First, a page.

World-renowned artist Damien Hirst created two art works for a new London restaurant that opened last week, Tramshed. The central art work is uncreatively titled “Cock and Bull” (2012) and is comprised of a “Hereford cow and cockerel preserved in a steel and glass tank of formaldehyde,” according to the restaurant’s website. It’s worth mentioning that the work is installed 4m (about 13 feet) above diners.
Part of the artist’s signature Natural History series, the newly unveiled work makes you wonder what the hell Hirst is thinking. He certainly doesn’t need the money and this work makes some of his most successful work (branding wise, anyway) appear more trite — though many people would agree that the series has long ago jumped the formaldehyde shark, most notable with that ridiculous golden calf from 2008.
An an accompaniment — is that what it is? — to the central sculpture, Hirst has also created a painting, “Beef and Chicken” (2012), for the restaurant. The work depicts two quirky late 1990s cartoon characters “Cow and Chicken.” Less said about this the better.
As artist brands evolved with the rise of Modernism and its transition into Postmodernism — and whatever it is we’re in nowadays — it has become commonplace to see artists endorse commercialism of all types and most of the time unabashedly. Rothko painted panels for the Four Seasons restaurant in New York (though he never installed them) and Hirst has already ventured into the world of restaurants with Pharmacy (1998–2003). Love it or hate it, this type of branding is going nowhere but one wonders if Hirst could have accomplished his Transhed contribution with more, well, creativity perhaps.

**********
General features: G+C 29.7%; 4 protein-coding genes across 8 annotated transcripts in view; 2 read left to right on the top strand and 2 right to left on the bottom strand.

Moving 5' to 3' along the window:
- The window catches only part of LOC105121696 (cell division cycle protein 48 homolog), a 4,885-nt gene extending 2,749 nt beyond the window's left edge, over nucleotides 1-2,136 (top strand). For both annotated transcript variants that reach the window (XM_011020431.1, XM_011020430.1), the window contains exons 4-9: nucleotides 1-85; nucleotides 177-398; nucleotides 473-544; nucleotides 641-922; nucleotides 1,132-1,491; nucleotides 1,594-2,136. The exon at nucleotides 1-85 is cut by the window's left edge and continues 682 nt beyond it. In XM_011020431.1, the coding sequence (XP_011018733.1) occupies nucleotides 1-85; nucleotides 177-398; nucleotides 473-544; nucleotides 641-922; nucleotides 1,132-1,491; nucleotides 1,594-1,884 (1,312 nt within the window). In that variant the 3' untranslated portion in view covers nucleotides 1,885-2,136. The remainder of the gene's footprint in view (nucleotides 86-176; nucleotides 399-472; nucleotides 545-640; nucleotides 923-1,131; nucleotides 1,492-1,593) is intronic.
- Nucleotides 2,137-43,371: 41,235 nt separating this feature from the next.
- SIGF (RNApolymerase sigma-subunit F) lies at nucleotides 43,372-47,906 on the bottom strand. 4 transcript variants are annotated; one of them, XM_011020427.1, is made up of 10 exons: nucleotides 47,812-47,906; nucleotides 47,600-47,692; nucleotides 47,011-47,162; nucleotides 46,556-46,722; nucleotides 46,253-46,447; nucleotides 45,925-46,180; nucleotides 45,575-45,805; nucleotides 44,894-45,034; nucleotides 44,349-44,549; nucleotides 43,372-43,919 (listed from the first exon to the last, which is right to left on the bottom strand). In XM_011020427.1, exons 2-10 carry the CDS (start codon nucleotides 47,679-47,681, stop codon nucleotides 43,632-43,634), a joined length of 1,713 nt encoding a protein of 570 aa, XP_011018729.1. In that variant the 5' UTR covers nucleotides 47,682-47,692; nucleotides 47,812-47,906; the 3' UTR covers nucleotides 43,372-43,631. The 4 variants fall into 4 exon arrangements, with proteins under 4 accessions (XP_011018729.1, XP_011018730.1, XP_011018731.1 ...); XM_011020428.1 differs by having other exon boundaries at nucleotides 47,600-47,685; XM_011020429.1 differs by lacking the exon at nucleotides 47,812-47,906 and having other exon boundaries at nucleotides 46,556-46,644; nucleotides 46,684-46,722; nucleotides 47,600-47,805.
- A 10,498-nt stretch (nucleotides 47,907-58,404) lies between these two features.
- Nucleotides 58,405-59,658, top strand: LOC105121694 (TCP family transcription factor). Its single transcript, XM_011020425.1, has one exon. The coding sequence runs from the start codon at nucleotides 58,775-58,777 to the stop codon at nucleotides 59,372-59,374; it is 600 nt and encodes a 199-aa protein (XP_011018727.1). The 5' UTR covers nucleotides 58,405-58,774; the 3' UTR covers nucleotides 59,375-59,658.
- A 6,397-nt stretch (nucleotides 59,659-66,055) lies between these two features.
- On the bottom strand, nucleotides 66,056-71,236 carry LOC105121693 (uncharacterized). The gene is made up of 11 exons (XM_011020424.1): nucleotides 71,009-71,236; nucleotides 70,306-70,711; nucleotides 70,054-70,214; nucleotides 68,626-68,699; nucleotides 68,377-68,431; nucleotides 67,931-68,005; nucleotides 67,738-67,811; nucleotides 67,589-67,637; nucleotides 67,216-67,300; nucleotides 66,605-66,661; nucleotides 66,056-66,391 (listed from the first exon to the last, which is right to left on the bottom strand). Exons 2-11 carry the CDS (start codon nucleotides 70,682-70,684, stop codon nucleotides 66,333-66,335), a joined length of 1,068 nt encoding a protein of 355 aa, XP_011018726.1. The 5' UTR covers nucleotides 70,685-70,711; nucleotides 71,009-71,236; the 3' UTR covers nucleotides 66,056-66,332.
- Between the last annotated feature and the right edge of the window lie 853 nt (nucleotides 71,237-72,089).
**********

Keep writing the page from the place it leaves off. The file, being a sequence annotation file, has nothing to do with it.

Call me crazy but for some reason Damien Hirst’s formaldehyde animals — particularly “The Physical Impossibility of Death in the Mind of Someone Living” (1991) — are starting to remind me more and more of the tank in the laboratory of The Rocky Horror Picture Show. Coincidence?
h/t Arrested Motion